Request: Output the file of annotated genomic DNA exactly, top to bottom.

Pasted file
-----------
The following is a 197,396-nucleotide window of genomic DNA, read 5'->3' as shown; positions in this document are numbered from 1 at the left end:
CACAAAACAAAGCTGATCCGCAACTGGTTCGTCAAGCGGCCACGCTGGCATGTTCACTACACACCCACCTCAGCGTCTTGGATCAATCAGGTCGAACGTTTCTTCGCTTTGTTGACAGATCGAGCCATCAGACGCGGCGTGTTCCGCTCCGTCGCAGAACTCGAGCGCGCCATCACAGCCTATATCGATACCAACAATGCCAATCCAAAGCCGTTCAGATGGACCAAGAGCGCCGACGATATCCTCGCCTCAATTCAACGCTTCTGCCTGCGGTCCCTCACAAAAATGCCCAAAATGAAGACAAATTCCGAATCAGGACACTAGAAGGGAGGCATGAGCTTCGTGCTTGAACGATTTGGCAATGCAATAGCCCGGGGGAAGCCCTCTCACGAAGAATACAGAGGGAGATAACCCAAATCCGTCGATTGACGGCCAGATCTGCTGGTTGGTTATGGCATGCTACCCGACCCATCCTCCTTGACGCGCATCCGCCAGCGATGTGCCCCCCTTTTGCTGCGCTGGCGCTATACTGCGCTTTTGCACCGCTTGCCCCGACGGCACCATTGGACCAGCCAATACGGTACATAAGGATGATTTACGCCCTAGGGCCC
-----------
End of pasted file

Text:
The following is a 197,396-nucleotide window of genomic DNA, read 5'->3' as shown; positions in this document are numbered from 1 at the left end:
CACAAAACAAAGCTGATCCGCAACTGGTTCGTCAAGCGGCCACGCTGGCATGTTCACTACACACCCACCTCAGCGTCTTGGATCAATCAGGTCGAACGTTTCTTCGCTTTGTTGACAGATCGAGCCATCAGACGCGGCGTGTTCCGCTCCGTCGCAGAACTCGAGCGCGCCATCACAGCCTATATCGATACCAACAATGCCAATCCAAAGCCGTTCAGATGGACCAAGAGCGCCGACGATATCCTCGCCTCAATTCAACGCTTCTGCCTGCGGTCCCTCACAAAAATGCCCAAAATGAAGACAAATTCCGAATCAGGACACTAGAAGGGAGGCATGAGCTTCGTGCTTGAACGATTTGGCAATGCAATAGCCCGGGGGAAGCCCTCTCACGAAGAATACAGAGGGAGATAACCCAAATCCGTCGATTGACGGCCAGATCTGCTGGTTGGTTATGGCATGCTACCCGACCCATCCTCCTTGACGCGCATCCGCCAGCGATGTGCCCCCCTTTTGCTGCGCTGGCGCTATACTGCGCTTTTGCACCGCTTGCCCCGACGGCACCATTGGACCAGCCAATACGGTACATAAGGATGATTTACGCCCTAGGGCCC